Is that any clearer?

- Jim Katen, Oregon

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[#10] Posted: 09/26/2009 - 07:41:21 AM
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Quote: Originally posted by Wes Stevens


I am looking for a code reference to give a licensed electrician that shows a doorbell transformer and it's associated low voltage wiring are not allowed inside main or auxiliary breaker panels. He says it is allowed and I have been saying it is not, but I can't find the information to support my view.

Thanks four you help:
Wes


I personally don't flag them as a problem for existing homes. I don't see it as a defect.

On new construction as a code inspector I can't allow it due to 101.3(B) if it is not listed on the panel.

From a home inspection standpoint, there are bigger fish to fry than something like that. It is more of a "prove you are right" than a concern or actual defect.

Agree, moving it outside the panel now that you flagged it is easier than arguing about it.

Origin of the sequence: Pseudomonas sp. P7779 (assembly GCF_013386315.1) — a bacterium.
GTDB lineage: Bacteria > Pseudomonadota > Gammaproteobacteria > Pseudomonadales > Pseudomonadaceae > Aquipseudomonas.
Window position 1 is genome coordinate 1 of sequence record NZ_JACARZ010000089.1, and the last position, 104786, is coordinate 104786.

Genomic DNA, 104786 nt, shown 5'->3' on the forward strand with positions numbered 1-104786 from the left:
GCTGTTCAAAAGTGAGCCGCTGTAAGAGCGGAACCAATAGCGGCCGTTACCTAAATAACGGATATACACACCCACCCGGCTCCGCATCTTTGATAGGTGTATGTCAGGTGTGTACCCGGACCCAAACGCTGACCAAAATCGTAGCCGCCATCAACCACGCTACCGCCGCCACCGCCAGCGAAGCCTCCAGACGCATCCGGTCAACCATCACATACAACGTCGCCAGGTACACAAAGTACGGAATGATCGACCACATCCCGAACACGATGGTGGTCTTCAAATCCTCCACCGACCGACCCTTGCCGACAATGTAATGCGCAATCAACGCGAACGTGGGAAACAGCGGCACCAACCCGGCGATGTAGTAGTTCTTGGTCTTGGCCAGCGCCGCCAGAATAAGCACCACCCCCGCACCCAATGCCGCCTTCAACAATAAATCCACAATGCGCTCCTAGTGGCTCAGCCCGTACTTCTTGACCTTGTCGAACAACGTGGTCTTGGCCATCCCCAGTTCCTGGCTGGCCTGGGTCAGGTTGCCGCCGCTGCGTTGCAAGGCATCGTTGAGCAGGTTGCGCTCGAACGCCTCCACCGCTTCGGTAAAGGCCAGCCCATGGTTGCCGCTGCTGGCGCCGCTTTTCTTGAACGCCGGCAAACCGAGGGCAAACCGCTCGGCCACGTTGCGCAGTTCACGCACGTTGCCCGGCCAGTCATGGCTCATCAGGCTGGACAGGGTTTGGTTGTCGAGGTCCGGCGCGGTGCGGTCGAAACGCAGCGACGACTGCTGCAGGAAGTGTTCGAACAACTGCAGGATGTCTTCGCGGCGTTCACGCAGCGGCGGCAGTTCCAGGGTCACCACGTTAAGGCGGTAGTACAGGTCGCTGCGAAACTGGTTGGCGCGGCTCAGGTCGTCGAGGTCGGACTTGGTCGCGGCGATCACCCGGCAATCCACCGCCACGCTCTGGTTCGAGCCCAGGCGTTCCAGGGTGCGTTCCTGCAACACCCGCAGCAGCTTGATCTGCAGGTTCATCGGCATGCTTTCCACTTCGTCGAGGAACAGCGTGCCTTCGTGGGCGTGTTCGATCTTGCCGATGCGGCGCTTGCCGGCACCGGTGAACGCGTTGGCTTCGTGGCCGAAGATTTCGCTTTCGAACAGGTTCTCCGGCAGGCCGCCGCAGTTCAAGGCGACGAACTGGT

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Doorbell Transformer Inside Main Panel
[#11] Posted: 08/27/2010 - 11:26:36 AM
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Doorbell transformers usually have threaded collar and a nut to mount them to a spare knockout. As far as I know these are ok to install to the OUTSIDE of the load panel. If that is the case, then how does that square with 101.3(B)? If its on the onside edge, do we feel it does not apply?


Quote: Originally posted by Jeff Remas

Quote: Originally posted by Wes Stevens


I am looking for a code reference to give a licensed electrician that shows a doorbell transformer and it's associated low voltage wiring are not allowed inside main or auxiliary breaker panels. He says it is allowed and I have been saying it is not, but I can't find the information to support my view.

Thanks four you help:
Wes